Parthiv Patel played a captain's knock to guide Gujarat to their maiden Ranji Trophy title by beating defending champions Mumbai by five wickets on Day 5 of the final at the Holkar Stadium in Indore on Saturday. The wicketkeeper-batsman smashed an unbeaten 143 runs which helped Gujarat to chase down a formidable target of 312 runs.
Resuming the day at 47 for no loss, Gujarat finally achieved the target half an hour into the final session of play. This is the highest total chased down in a Ranji Trophy final with the previous best being 310 by Hyderabad vs Nawanagar way back in 1937-38.
Gujarat have now joined an elite list comprising Holkar, Delhi, Karnataka and Haryana as the teams to defeat Bombay/Mumbai in a Ranji Trophy final. Mumbai have won the tournament 41 times, more than any other team.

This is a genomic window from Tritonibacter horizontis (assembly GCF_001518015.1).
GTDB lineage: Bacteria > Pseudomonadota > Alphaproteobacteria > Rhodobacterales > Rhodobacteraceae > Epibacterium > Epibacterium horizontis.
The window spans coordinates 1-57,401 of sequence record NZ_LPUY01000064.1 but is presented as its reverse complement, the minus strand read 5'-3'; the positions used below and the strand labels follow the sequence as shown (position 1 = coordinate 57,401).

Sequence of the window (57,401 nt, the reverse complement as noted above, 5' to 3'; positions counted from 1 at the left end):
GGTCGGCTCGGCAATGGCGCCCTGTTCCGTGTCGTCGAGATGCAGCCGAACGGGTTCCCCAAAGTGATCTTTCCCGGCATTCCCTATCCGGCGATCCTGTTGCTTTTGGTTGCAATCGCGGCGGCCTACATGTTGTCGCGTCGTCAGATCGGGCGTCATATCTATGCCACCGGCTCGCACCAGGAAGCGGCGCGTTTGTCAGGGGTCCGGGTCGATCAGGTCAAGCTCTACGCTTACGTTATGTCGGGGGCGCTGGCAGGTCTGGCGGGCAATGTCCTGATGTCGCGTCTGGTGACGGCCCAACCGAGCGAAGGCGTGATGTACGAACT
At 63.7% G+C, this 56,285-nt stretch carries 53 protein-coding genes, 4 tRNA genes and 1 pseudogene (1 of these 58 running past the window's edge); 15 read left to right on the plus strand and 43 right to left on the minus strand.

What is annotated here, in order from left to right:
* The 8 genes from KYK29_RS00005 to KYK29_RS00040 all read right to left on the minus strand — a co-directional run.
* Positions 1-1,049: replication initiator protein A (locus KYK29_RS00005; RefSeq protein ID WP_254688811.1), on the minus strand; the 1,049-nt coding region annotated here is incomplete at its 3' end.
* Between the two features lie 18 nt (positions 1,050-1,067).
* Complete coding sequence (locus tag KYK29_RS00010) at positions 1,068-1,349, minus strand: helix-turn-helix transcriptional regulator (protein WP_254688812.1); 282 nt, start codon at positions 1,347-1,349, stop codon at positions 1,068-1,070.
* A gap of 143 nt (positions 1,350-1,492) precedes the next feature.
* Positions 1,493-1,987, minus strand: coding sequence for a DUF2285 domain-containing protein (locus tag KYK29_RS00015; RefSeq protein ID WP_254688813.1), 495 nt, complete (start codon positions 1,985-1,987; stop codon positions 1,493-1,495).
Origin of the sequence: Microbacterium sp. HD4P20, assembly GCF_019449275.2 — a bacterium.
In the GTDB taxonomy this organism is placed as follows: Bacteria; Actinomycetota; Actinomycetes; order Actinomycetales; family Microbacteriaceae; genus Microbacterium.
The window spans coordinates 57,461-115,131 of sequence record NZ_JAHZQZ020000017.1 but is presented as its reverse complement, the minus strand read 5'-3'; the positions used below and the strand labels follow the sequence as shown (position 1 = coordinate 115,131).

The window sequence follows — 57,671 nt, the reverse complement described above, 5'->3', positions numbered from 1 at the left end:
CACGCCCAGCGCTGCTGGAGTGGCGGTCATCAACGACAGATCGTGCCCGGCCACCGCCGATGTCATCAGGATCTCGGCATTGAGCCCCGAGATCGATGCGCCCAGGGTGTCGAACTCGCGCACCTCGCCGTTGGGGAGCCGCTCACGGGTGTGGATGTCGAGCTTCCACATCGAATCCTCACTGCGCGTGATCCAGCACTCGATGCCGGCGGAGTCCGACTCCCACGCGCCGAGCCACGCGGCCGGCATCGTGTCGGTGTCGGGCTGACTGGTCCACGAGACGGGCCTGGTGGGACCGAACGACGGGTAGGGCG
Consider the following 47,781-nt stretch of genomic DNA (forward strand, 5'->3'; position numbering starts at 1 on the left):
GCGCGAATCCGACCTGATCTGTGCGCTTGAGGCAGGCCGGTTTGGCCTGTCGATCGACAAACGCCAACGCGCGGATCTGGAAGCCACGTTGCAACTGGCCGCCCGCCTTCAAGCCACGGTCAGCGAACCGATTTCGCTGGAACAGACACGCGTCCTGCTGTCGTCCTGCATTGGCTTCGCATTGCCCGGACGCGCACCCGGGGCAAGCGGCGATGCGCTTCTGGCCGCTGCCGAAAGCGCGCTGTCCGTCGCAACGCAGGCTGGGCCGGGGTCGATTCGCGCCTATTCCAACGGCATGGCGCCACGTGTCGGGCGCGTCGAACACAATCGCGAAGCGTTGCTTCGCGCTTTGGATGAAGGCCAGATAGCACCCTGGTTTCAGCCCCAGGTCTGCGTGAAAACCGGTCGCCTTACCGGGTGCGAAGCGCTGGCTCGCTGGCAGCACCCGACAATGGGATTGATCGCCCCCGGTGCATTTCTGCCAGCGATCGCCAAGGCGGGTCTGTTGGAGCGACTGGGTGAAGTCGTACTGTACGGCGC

"It was fantastic. Winning Ranji Trophy for Gujarat was a dream for all of us. Glad that I could score a century," said Patel, who was also named the Man of the Match after scoring his 25th first class century.
"I was taking my chances and am glad that they paid off. Manprit (Juneja) played brilliantly. When we needed momentum, last evening, Priyank Panchal played well. RP Singh has worked really well with the boys. The credit should go to the young boys. As an experienced player, you have to put your hand in big games and I am glad that I put my hand up."
Gujarat have become the 17th team to win the prestigious title and will now play the Irani Cup in Mumbai vs Rest of India from January 20. The team from the western most state of India had only once reached the final way back in 1950-51 when they lost the match to Holkar.
"Parthiv played a good knock and rode his luck quite a bit. We have ourselves to blame for the catches dropped behind the wicket. I am proud of the team, the way they played this season," said Mumbai captain Aditya Tare.
"The way we played in the first innings.. could've been better. We played some silly shots. Shardul and Sandhu bowled their heart out today. Even Abhishek (Nayar). Our fielding could've been better."